“Yes. It felt like fire descending not only on my body but my soul. There was a moment where I felt like I was in contact with the God of Abraham, the God of Isaac, and the God of Jacob. He was wholly different from everyone around. It was like feeling fire. I danced when I felt it because I felt so much joy. Dancing seemed like the only thing that made sense as a response to it. It sounds stupid, but I would give anything to feel it again.”

“Do you really think death is the end?” The man leaned in and smiled.

“It is you!” Jeroboam shouted and then whispered. “But how? Didn’t they….?”

“Does God not have dominion over life and death?”


“I couldn’t believe it. I just thought you healed me and then left.” Tears began streaming down his cheeks. “Then I did the one thing you told me not to do.” Jeroboam opened his mouth to apologize but then clamped it shut. Somehow, he knew the mere inclination of his heart was enough for this man. As inside his heart he felt a fire start to burn within again.

“You looked like you were going to fall down.” The man laughed. “You ran so fast on your healed leg! I was so happy for you.”

“What do you want me to do?”

“Why is everyone so obsessed with action? What can you do that hasn’t been done already?”

“This is not what I thought it would be. It’s not….” Jeroboam shook his head helpless looking down at the empty net at his feet.

“Maybe you got so used to being helpless, you forgot to see what it was like to be able to stand as a man. Now you have the responsibilities of a man. Your leg was not an excuse to anyone but you.”

“But my father didn’t….”

“I know. I know. Do you remember the question I asked you before I healed your leg?”


“Do you think it only pertained to your leg and not your heart as well?”

When Jeroboam said nothing, the man smiled and laughed. Jeroboam wiped tears from his face and sniffed.

“But my heart is not well.”

“Very well then, Jeroboam, I have a question to ask you again.”

“Do you want to be healed?” The man asked, smiling down at Jeroboam.

Jeroboam looked up from his mat. A tear ran down his cheek. The question penetrated. The crowd around pressed. Noise erupted as no one seemed to hear them speaking. But Jeroboam heard the man perfectly. He nodded slowly not quite sure what the man was offering.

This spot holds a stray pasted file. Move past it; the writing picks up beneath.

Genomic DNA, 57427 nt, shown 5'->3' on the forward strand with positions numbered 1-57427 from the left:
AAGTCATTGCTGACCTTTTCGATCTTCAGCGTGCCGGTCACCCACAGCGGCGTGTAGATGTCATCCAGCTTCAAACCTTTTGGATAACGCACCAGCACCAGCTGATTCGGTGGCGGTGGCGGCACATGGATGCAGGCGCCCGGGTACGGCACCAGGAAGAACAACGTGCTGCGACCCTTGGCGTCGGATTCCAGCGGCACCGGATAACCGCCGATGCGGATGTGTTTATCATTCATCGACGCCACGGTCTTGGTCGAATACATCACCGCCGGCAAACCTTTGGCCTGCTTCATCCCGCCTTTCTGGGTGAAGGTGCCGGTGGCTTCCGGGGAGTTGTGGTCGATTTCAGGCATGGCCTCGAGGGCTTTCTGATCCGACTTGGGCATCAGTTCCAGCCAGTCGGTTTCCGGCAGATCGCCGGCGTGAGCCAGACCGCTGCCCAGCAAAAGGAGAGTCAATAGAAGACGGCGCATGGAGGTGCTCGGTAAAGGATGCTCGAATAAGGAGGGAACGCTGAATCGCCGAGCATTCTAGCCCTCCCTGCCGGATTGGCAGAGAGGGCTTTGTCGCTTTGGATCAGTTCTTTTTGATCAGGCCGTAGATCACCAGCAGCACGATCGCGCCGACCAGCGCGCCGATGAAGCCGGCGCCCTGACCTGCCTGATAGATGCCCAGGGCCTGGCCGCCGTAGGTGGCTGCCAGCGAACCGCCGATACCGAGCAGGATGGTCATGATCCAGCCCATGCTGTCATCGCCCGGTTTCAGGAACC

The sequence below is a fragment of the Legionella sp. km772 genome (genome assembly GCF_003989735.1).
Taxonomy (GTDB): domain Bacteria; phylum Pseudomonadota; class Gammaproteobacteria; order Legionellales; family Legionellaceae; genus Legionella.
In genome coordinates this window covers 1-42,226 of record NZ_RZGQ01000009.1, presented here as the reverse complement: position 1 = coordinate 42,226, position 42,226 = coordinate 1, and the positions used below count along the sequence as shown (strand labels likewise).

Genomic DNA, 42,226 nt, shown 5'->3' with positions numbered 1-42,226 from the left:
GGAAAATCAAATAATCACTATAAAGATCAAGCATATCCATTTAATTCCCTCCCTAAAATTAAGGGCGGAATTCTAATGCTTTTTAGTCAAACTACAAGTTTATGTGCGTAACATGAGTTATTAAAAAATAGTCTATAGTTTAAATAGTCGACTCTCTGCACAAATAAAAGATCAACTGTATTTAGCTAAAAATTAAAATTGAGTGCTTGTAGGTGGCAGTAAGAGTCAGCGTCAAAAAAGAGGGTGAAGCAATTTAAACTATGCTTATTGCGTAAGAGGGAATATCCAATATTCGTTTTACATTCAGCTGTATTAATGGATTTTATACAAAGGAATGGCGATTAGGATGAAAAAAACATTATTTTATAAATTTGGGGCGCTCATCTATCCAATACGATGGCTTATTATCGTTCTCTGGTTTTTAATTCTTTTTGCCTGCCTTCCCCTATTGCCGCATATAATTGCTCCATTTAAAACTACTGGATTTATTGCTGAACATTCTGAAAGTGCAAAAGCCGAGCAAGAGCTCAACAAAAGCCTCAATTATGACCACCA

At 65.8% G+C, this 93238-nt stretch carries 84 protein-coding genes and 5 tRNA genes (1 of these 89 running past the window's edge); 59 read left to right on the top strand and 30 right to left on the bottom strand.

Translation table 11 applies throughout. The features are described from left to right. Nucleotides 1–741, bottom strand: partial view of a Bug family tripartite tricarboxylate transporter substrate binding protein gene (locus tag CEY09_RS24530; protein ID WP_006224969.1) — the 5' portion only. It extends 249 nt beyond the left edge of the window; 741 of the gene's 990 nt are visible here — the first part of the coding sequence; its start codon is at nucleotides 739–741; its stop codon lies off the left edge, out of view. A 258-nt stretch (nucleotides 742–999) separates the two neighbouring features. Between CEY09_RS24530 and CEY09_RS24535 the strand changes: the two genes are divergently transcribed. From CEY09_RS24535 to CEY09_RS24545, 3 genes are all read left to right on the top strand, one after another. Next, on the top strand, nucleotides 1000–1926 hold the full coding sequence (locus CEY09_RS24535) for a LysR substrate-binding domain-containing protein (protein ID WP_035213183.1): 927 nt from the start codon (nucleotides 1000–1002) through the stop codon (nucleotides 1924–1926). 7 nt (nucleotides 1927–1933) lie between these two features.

“Jeroboam,” The man’s voice was clear and furious as he looked down. Already Jeroboam began to feel a fire burning inside of him as it glowed from behind the man’s eyes. “Do you want to be healed?”

Kris Green lives in Florida with his wife, three-year old son, and new baby girl. First published in 2018, he was a finalist for the Chester B. Himes Memorial Fiction Contest. Last year he had three short stories published. This year, he has had thirteen more as well as six poems.

14 responses to “A BarBe Award Winner: Redemption”

  1. Green Linda Avatar
    Green Linda

    Fabulous and insightful.

    Well Done, Kris. Your Dad is VERY PROUJD of you!! He always knew you were “the gifted one!” God Bless you!

  2. Clela Fatlee Avatar
    Clela Fatlee

    I vote for Redemption

  3. Alina Gustave Avatar
    Alina Gustave

    Powerful message…thank you for this …I need to continually ask God to make my someday today

  4. Rafael langschwager Avatar
    Rafael langschwager

    Excellent read!

  5. Esperanza Castro Avatar
    Esperanza Castro

    Me gusto mucho!I like this story very much!

  6. Esperanza Castro Avatar
    Esperanza Castro

    Excellent read!

  7. Hella Schafner Avatar
    Hella Schafner

    I enjoyed this read very much

  8. Jeanne DePhillips Avatar
    Jeanne DePhillips

    Fantastic read! Definitely gives the reader “food for thought”. Powerful words that will inspire all who read this.

  9. Hella Schafner Avatar
    Hella Schafner

    The story was so compelling with a strong message.

  10. Kirk Freeman Avatar
    Kirk Freeman

    A very good story is "Redemption" and the healing of body n spirit of man thru the Messiah Jesus Christ. Has my vote!

  11. Maurice Billington Avatar
    Maurice Billington

    Love it. The power, theme and gift of the title act is well woven through the prose. Gets my vote.

  12. Cheryl Avatar

    Fantastic work. You are amazing!Thanks for sharing this.

  13. Ralph Avatar

    My vote is for redemption!

  14. Mark Cisstko Avatar
    Mark Cisstko

    I vote for redemption!